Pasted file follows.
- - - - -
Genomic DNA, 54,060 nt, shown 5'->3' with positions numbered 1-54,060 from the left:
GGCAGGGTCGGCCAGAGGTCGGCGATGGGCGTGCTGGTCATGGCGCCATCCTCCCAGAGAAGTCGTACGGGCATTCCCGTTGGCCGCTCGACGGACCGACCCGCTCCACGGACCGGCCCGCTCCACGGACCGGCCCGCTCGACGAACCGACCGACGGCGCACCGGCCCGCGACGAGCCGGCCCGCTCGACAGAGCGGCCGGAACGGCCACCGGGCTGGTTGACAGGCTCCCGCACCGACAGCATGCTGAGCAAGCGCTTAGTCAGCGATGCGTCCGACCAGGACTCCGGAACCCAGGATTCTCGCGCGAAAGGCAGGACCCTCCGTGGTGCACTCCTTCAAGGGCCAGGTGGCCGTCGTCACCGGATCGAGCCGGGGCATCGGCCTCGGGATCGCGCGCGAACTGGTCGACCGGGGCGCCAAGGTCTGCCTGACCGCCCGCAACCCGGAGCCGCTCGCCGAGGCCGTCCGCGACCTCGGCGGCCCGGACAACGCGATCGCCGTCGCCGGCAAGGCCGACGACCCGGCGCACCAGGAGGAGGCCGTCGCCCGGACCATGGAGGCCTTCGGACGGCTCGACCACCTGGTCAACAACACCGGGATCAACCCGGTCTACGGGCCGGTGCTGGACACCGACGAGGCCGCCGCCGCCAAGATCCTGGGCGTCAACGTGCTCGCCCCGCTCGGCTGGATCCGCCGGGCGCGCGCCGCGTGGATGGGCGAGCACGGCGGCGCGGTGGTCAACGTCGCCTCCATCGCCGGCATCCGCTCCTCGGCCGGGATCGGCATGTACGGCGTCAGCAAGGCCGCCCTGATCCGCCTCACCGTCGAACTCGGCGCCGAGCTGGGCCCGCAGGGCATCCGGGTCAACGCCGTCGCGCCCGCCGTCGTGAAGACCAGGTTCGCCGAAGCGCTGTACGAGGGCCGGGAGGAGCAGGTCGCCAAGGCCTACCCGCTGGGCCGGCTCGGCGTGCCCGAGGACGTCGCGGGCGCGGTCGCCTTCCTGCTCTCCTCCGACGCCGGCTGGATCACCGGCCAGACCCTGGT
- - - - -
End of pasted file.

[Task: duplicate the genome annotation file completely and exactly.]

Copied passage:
Genomic DNA, 54,060 nt, shown 5'->3' with positions numbered 1-54,060 from the left:
GGCAGGGTCGGCCAGAGGTCGGCGATGGGCGTGCTGGTCATGGCGCCATCCTCCCAGAGAAGTCGTACGGGCATTCCCGTTGGCCGCTCGACGGACCGACCCGCTCCACGGACCGGCCCGCTCCACGGACCGGCCCGCTCGACGAACCGACCGACGGCGCACCGGCCCGCGACGAGCCGGCCCGCTCGACAGAGCGGCCGGAACGGCCACCGGGCTGGTTGACAGGCTCCCGCACCGACAGCATGCTGAGCAAGCGCTTAGTCAGCGATGCGTCCGACCAGGACTCCGGAACCCAGGATTCTCGCGCGAAAGGCAGGACCCTCCGTGGTGCACTCCTTCAAGGGCCAGGTGGCCGTCGTCACCGGATCGAGCCGGGGCATCGGCCTCGGGATCGCGCGCGAACTGGTCGACCGGGGCGCCAAGGTCTGCCTGACCGCCCGCAACCCGGAGCCGCTCGCCGAGGCCGTCCGCGACCTCGGCGGCCCGGACAACGCGATCGCCGTCGCCGGCAAGGCCGACGACCCGGCGCACCAGGAGGAGGCCGTCGCCCGGACCATGGAGGCCTTCGGACGGCTCGACCACCTGGTCAACAACACCGGGATCAACCCGGTCTACGGGCCGGTGCTGGACACCGACGAGGCCGCCGCCGCCAAGATCCTGGGCGTCAACGTGCTCGCCCCGCTCGGCTGGATCCGCCGGGCGCGCGCCGCGTGGATGGGCGAGCACGGCGGCGCGGTGGTCAACGTCGCCTCCATCGCCGGCATCCGCTCCTCGGCCGGGATCGGCATGTACGGCGTCAGCAAGGCCGCCCTGATCCGCCTCACCGTCGAACTCGGCGCCGAGCTGGGCCCGCAGGGCATCCGGGTCAACGCCGTCGCGCCCGCCGTCGTGAAGACCAGGTTCGCCGAAGCGCTGTACGAGGGCCGGGAGGAGCAGGTCGCCAAGGCCTACCCGCTGGGCCGGCTCGGCGTGCCCGAGGACGTCGCGGGCGCGGTCGCCTTCCTGCTCTCCTCCGACGCCGGCTGGATCACCGGCCAGACCCTGGT